(Goodman, Missouri – June 14, 2017)
A five-year-old Goodman, MO girl died shortly after she and four others, an adult and two children, were seriously injured when the minivan was struck by a Kansas City Southern freight train. Katelynd Cartwright, 24, of Goodman was driving the minivan on Sarratt Road, two miles from Goodman, MO, when it was struck by the train (powered by a Union Pacific locomotive). The collision occurred at the dangerous and unguarded crossing Wednesday evening about 8:00 P.M., CDT.
Riding in the passenger seat was Michael Teed, 26, and in the back were siblings Jayden Coe, 5, and Aidin Coe, 3, both of Neosho, MO, who were riding with Leah Robinson, 5. All of whom were airlifted to Freeman Hospital West in Joplin, MO, where Leah died shortly after midnight Thursday morning. No information on relationships among the victims was given.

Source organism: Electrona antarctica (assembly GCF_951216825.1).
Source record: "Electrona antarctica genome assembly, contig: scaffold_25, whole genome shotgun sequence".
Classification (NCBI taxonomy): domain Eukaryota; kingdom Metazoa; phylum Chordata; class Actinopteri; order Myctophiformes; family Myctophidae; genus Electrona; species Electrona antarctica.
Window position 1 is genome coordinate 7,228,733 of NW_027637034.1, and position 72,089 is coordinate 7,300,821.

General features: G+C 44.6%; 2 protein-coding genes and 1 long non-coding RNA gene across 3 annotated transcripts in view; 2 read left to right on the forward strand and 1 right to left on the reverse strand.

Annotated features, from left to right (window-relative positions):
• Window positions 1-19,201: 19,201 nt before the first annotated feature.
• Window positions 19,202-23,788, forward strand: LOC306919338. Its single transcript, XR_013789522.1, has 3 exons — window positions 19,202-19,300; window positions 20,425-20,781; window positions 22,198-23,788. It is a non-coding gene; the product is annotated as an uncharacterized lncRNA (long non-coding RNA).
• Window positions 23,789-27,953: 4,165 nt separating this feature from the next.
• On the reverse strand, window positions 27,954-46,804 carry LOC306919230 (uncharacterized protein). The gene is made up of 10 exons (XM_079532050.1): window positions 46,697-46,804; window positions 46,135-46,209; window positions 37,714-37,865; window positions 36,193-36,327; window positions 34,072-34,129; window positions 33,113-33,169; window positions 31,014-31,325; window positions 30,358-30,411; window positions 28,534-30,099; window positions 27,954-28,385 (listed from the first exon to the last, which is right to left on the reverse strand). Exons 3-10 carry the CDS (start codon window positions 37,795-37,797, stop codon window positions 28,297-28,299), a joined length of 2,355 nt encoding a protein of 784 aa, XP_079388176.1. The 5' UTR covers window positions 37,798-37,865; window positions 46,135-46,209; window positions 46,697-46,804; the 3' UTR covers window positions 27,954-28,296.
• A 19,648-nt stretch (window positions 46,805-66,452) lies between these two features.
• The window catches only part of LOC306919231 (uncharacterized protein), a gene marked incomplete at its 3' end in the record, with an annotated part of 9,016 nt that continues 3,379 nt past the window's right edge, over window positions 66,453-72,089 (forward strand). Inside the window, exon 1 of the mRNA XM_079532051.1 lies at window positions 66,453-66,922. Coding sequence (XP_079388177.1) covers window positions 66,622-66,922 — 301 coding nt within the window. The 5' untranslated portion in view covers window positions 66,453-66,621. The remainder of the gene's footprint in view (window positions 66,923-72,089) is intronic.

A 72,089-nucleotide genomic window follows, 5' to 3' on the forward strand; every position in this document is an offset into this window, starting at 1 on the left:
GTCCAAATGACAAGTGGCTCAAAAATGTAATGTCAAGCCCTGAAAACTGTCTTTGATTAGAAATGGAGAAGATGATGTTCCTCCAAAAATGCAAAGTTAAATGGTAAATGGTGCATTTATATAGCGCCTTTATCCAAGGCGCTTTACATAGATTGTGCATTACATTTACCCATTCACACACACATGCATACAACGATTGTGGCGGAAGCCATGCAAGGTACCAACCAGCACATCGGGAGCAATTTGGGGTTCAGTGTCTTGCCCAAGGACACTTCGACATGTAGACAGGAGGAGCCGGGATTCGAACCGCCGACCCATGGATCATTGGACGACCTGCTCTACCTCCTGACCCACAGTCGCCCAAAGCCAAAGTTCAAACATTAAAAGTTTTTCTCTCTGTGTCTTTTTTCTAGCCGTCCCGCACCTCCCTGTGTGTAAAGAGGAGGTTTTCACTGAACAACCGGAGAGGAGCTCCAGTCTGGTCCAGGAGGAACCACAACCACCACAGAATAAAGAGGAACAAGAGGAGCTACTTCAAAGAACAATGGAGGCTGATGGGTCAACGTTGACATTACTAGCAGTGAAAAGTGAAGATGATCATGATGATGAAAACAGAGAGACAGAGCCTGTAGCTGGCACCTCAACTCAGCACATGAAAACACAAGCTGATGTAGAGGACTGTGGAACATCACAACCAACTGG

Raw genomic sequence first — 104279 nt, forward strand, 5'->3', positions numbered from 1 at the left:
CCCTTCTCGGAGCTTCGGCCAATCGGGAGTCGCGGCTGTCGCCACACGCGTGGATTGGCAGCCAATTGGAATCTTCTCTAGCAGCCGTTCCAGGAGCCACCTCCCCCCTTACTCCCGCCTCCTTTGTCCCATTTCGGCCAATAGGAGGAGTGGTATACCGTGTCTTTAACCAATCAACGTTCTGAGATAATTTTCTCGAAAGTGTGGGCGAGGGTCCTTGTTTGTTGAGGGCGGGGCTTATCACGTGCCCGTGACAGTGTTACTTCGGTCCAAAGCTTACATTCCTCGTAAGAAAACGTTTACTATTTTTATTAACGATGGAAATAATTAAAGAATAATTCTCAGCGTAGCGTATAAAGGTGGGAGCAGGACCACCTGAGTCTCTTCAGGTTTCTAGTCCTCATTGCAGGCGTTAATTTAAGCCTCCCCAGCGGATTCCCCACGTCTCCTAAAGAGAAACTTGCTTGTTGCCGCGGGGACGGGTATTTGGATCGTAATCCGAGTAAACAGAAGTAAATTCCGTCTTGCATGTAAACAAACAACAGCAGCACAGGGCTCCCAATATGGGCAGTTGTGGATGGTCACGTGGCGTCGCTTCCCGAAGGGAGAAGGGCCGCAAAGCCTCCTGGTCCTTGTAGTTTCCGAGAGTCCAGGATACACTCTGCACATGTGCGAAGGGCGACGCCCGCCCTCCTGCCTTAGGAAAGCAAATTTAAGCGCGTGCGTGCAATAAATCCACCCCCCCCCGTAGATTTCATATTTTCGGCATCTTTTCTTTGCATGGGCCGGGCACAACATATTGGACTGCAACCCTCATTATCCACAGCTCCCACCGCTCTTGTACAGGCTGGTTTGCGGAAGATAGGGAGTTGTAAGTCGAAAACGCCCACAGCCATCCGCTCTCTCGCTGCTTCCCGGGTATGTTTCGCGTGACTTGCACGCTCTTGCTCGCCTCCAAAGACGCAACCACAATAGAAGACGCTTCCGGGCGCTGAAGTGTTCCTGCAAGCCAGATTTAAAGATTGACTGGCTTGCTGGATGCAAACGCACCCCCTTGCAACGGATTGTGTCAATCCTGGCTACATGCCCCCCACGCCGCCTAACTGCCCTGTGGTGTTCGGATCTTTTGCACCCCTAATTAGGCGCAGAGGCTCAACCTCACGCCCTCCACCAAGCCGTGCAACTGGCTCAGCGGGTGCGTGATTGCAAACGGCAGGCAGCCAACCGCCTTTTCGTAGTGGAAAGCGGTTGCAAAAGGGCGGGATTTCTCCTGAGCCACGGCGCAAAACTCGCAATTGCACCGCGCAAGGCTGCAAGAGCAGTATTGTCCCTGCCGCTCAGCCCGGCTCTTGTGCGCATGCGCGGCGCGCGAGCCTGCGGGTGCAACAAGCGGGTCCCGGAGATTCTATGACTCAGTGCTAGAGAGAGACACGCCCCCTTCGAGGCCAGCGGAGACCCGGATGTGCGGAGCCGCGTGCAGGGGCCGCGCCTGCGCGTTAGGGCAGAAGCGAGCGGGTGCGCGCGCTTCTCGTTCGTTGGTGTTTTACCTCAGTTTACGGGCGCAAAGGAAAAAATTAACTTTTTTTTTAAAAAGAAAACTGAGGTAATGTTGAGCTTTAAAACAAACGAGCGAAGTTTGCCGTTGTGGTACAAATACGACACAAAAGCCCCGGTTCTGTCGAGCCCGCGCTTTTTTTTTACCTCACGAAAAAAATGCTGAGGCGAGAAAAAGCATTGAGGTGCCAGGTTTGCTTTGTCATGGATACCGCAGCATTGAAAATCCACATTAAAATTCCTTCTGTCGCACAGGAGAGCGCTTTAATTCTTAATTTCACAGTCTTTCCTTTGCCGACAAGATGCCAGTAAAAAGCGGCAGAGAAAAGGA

Although the tragedy Wednesday was the first accident recorded at that crossing by the Federal Railroad Administration, the steeply-humped railroad crossing is used daily by 20 KCS trains which can travel at a maximum speed of 40 mph. The crossing was not equipped with any active warning devices, such as lights and gates, to warn the motorists of oncoming trains. It is virtually certain that if this crossing was protected by active warning devices, this collision would not have occurred. Both KCS and Operation Lifesaver all know that lights and gates are the most effective type of protection at railroad crossings. Studies that have been conducted over fifty years ago confirm that lights and gates offer the ability to drastically reduce the number of vehicle/train accidents by as much as 96%.